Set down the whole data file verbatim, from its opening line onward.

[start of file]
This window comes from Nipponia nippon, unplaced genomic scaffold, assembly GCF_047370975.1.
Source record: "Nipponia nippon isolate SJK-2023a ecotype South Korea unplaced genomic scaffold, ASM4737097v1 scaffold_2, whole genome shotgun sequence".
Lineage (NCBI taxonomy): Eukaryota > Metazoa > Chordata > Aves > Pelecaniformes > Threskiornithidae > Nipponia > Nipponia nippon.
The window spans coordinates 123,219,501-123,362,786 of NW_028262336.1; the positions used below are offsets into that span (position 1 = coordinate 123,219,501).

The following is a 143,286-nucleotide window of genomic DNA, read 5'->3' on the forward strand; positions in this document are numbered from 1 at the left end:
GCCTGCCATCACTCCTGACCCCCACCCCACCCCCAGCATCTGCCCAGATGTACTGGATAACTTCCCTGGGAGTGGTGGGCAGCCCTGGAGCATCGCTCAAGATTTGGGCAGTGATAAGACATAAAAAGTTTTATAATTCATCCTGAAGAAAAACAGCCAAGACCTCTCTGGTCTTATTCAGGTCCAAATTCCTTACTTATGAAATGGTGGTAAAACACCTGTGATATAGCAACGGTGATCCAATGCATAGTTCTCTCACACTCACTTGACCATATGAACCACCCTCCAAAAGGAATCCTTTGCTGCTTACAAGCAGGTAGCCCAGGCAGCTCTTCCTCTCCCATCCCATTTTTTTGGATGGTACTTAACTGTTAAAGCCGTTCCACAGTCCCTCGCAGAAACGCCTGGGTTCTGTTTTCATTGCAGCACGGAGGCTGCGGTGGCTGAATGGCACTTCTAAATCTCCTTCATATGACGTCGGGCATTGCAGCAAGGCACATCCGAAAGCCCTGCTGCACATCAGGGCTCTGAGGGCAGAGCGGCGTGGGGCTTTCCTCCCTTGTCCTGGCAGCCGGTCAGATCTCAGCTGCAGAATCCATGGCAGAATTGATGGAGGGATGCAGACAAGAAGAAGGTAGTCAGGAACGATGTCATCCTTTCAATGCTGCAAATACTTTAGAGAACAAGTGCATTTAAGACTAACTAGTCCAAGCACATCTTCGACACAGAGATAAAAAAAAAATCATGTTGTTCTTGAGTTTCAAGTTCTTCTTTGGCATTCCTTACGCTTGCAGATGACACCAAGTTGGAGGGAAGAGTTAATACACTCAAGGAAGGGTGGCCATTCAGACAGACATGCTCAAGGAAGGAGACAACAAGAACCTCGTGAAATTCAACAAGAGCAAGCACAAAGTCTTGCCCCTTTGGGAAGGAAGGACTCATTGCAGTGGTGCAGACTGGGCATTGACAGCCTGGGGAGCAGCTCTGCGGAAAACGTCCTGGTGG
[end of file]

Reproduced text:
This window comes from Nipponia nippon, unplaced genomic scaffold, assembly GCF_047370975.1.
Source record: "Nipponia nippon isolate SJK-2023a ecotype South Korea unplaced genomic scaffold, ASM4737097v1 scaffold_2, whole genome shotgun sequence".
Lineage (NCBI taxonomy): Eukaryota > Metazoa > Chordata > Aves > Pelecaniformes > Threskiornithidae > Nipponia > Nipponia nippon.
The window spans coordinates 123,219,501-123,362,786 of NW_028262336.1; the positions used below are offsets into that span (position 1 = coordinate 123,219,501).

The following is a 143,286-nucleotide window of genomic DNA, read 5'->3' on the forward strand; positions in this document are numbered from 1 at the left end:
GCCTGCCATCACTCCTGACCCCCACCCCACCCCCAGCATCTGCCCAGATGTACTGGATAACTTCCCTGGGAGTGGTGGGCAGCCCTGGAGCATCGCTCAAGATTTGGGCAGTGATAAGACATAAAAAGTTTTATAATTCATCCTGAAGAAAAACAGCCAAGACCTCTCTGGTCTTATTCAGGTCCAAATTCCTTACTTATGAAATGGTGGTAAAACACCTGTGATATAGCAACGGTGATCCAATGCATAGTTCTCTCACACTCACTTGACCATATGAACCACCCTCCAAAAGGAATCCTTTGCTGCTTACAAGCAGGTAGCCCAGGCAGCTCTTCCTCTCCCATCCCATTTTTTTGGATGGTACTTAACTGTTAAAGCCGTTCCACAGTCCCTCGCAGAAACGCCTGGGTTCTGTTTTCATTGCAGCACGGAGGCTGCGGTGGCTGAATGGCACTTCTAAATCTCCTTCATATGACGTCGGGCATTGCAGCAAGGCACATCCGAAAGCCCTGCTGCACATCAGGGCTCTGAGGGCAGAGCGGCGTGGGGCTTTCCTCCCTTGTCCTGGCAGCCGGTCAGATCTCAGCTGCAGAATCCATGGCAGAATTGATGGAGGGATGCAGACAAGAAGAAGGTAGTCAGGAACGATGTCATCCTTTCAATGCTGCAAATACTTTAGAGAACAAGTGCATTTAAGACTAACTAGTCCAAGCACATCTTCGACACAGAGATAAAAAAAAAATCATGTTGTTCTTGAGTTTCAAGTTCTTCTTTGGCATTCCTTACGCTTGCAGATGACACCAAGTTGGAGGGAAGAGTTAATACACTCAAGGAAGGGTGGCCATTCAGACAGACATGCTCAAGGAAGGAGACAACAAGAACCTCGTGAAATTCAACAAGAGCAAGCACAAAGTCTTGCCCCTTTGGGAAGGAAGGACTCATTGCAGTGGTGCAGACTGGGCATTGACAGCCTGGGGAGCAGCTCTGCGGAAAACGTCCTGGTGG